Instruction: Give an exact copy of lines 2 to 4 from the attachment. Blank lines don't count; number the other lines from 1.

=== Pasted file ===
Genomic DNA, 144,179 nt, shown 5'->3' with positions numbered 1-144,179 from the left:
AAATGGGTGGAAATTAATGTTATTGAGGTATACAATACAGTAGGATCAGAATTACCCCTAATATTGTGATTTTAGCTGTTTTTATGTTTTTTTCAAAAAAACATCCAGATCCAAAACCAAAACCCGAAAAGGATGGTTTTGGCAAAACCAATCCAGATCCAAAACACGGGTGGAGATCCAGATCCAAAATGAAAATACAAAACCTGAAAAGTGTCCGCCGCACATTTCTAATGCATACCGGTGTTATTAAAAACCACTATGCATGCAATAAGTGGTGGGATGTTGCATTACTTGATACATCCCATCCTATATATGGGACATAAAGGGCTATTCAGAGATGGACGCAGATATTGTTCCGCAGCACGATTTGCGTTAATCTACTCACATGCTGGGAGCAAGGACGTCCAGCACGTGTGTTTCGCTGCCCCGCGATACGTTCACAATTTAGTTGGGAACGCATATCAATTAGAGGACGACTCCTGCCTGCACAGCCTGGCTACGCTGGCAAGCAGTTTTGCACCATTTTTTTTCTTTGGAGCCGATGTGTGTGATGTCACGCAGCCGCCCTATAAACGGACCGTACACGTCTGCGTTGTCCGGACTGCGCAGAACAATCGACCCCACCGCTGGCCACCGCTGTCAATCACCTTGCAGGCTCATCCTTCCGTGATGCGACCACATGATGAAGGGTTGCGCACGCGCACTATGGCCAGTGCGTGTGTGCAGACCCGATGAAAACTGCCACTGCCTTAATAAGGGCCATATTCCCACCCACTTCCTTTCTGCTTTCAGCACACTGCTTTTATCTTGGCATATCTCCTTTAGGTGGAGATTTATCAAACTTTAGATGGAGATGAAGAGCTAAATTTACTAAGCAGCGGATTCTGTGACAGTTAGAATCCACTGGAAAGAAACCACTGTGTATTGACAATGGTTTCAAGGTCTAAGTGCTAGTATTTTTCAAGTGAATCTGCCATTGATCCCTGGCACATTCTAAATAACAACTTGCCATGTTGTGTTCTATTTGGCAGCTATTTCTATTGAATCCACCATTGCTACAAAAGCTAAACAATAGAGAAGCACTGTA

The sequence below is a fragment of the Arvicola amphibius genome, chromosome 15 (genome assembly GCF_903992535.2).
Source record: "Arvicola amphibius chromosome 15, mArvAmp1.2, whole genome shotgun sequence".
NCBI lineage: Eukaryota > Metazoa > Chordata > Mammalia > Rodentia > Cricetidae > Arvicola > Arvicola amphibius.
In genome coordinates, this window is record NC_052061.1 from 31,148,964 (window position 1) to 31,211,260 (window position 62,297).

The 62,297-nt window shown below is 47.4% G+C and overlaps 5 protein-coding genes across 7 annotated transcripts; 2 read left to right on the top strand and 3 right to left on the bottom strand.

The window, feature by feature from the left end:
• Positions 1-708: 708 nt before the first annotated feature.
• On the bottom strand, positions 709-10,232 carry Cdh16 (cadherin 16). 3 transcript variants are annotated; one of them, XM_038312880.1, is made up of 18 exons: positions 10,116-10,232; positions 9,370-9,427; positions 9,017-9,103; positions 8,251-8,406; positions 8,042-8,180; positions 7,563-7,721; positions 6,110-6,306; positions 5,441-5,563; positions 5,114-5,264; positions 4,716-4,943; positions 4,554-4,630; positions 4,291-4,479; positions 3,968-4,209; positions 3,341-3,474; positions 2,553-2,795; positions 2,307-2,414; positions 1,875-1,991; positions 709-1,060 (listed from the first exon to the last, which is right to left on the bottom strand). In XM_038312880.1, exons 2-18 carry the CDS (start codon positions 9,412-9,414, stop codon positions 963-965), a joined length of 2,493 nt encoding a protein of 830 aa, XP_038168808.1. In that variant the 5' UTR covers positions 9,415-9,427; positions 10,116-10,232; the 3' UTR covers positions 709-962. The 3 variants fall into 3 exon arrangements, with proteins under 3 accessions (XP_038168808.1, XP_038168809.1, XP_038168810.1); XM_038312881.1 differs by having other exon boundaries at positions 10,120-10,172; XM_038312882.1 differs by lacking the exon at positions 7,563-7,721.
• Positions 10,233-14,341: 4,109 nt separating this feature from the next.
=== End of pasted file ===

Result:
AAATGGGTGGAAATTAATGTTATTGAGGTATACAATACAGTAGGATCAGAATTACCCCTAATATTGTGATTTTAGCTGTTTTTATGTTTTTTTCAAAAAAACATCCAGATCCAAAACCAAAACCCGAAAAGGATGGTTTTGGCAAAACCAATCCAGATCCAAAACACGGGTGGAGATCCAGATCCAAAATGAAAATACAAAACCTGAAAAGTGTCCGCCGCACATTTCTAATGCATACCGGTGTTATTAAAAACCACTATGCATGCAATAAGTGGTGGGATGTTGCATTACTTGATACATCCCATCCTATATATGGGACATAAAGGGCTATTCAGAGATGGACGCAGATATTGTTCCGCAGCACGATTTGCGTTAATCTACTCACATGCTGGGAGCAAGGACGTCCAGCACGTGTGTTTCGCTGCCCCGCGATACGTTCACAATTTAGTTGGGAACGCATATCAATTAGAGGACGACTCCTGCCTGCACAGCCTGGCTACGCTGGCAAGCAGTTTTGCACCATTTTTTTTCTTTGGAGCCGATGTGTGTGATGTCACGCAGCCGCCCTATAAACGGACCGTACACGTCTGCGTTGTCCGGACTGCGCAGAACAATCGACCCCACCGCTGGCCACCGCTGTCAATCACCTTGCAGGCTCATCCTTCCGTGATGCGACCACATGATGAAGGGTTGCGCACGCGCACTATGGCCAGTGCGTGTGTGCAGACCCGATGAAAACTGCCACTGCCTTAATAAGGGCCATATTCCCACCCACTTCCTTTCTGCTTTCAGCACACTGCTTTTATCTTGGCATATCTCCTTTAGGTGGAGATTTATCAAACTTTAGATGGAGATGAAGAGCTAAATTTACTAAGCAGCGGATTCTGTGACAGTTAGAATCCACTGGAAAGAAACCACTGTGTATTGACAATGGTTTCAAGGTCTAAGTGCTAGTATTTTTCAAGTGAATCTGCCATTGATCCCTGGCACATTCTAAATAACAACTTGCCATGTTGTGTTCTATTTGGCAGCTATTTCTATTGAATCCACCATTGCTACAAAAGCTAAACAATAGAGAAGCACTGTA

The sequence below is a fragment of the Arvicola amphibius genome, chromosome 15 (genome assembly GCF_903992535.2).
Source record: "Arvicola amphibius chromosome 15, mArvAmp1.2, whole genome shotgun sequence".